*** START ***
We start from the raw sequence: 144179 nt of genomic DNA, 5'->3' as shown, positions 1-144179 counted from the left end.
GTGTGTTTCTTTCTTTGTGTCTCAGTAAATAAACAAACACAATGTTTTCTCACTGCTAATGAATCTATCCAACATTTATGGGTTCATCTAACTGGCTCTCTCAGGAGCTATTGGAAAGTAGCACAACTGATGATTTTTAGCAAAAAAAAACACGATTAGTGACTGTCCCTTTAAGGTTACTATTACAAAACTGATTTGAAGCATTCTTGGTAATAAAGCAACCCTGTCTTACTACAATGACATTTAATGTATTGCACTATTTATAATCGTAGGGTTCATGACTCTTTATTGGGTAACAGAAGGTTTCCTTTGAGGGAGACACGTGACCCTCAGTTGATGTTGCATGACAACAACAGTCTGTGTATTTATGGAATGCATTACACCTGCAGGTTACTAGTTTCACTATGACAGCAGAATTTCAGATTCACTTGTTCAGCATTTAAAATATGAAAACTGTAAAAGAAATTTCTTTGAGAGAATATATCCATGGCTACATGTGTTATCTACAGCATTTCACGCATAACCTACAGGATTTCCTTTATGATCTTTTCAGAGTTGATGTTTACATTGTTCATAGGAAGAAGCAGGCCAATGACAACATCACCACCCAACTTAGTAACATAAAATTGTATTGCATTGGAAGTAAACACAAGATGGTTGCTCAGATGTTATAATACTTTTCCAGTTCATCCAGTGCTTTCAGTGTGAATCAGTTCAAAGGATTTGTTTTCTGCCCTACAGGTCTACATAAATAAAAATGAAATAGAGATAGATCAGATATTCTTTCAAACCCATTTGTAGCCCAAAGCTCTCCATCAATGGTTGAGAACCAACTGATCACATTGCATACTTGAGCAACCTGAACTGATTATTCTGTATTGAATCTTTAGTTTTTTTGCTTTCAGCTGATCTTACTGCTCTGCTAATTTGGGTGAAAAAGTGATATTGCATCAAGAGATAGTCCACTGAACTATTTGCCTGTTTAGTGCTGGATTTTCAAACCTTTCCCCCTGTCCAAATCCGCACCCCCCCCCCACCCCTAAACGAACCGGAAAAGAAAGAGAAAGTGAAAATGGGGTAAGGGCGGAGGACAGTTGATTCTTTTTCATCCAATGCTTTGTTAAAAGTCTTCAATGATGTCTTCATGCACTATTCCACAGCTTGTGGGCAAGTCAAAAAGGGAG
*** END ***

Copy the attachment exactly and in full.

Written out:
We start from the raw sequence: 144179 nt of genomic DNA, 5'->3' as shown, positions 1-144179 counted from the left end.
GTGTGTTTCTTTCTTTGTGTCTCAGTAAATAAACAAACACAATGTTTTCTCACTGCTAATGAATCTATCCAACATTTATGGGTTCATCTAACTGGCTCTCTCAGGAGCTATTGGAAAGTAGCACAACTGATGATTTTTAGCAAAAAAAAACACGATTAGTGACTGTCCCTTTAAGGTTACTATTACAAAACTGATTTGAAGCATTCTTGGTAATAAAGCAACCCTGTCTTACTACAATGACATTTAATGTATTGCACTATTTATAATCGTAGGGTTCATGACTCTTTATTGGGTAACAGAAGGTTTCCTTTGAGGGAGACACGTGACCCTCAGTTGATGTTGCATGACAACAACAGTCTGTGTATTTATGGAATGCATTACACCTGCAGGTTACTAGTTTCACTATGACAGCAGAATTTCAGATTCACTTGTTCAGCATTTAAAATATGAAAACTGTAAAAGAAATTTCTTTGAGAGAATATATCCATGGCTACATGTGTTATCTACAGCATTTCACGCATAACCTACAGGATTTCCTTTATGATCTTTTCAGAGTTGATGTTTACATTGTTCATAGGAAGAAGCAGGCCAATGACAACATCACCACCCAACTTAGTAACATAAAATTGTATTGCATTGGAAGTAAACACAAGATGGTTGCTCAGATGTTATAATACTTTTCCAGTTCATCCAGTGCTTTCAGTGTGAATCAGTTCAAAGGATTTGTTTTCTGCCCTACAGGTCTACATAAATAAAAATGAAATAGAGATAGATCAGATATTCTTTCAAACCCATTTGTAGCCCAAAGCTCTCCATCAATGGTTGAGAACCAACTGATCACATTGCATACTTGAGCAACCTGAACTGATTATTCTGTATTGAATCTTTAGTTTTTTTGCTTTCAGCTGATCTTACTGCTCTGCTAATTTGGGTGAAAAAGTGATATTGCATCAAGAGATAGTCCACTGAACTATTTGCCTGTTTAGTGCTGGATTTTCAAACCTTTCCCCCTGTCCAAATCCGCACCCCCCCCCCACCCCTAAACGAACCGGAAAAGAAAGAGAAAGTGAAAATGGGGTAAGGGCGGAGGACAGTTGATTCTTTTTCATCCAATGCTTTGTTAAAAGTCTTCAATGATGTCTTCATGCACTATTCCACAGCTTGTGGGCAAGTCAAAAAGGGAG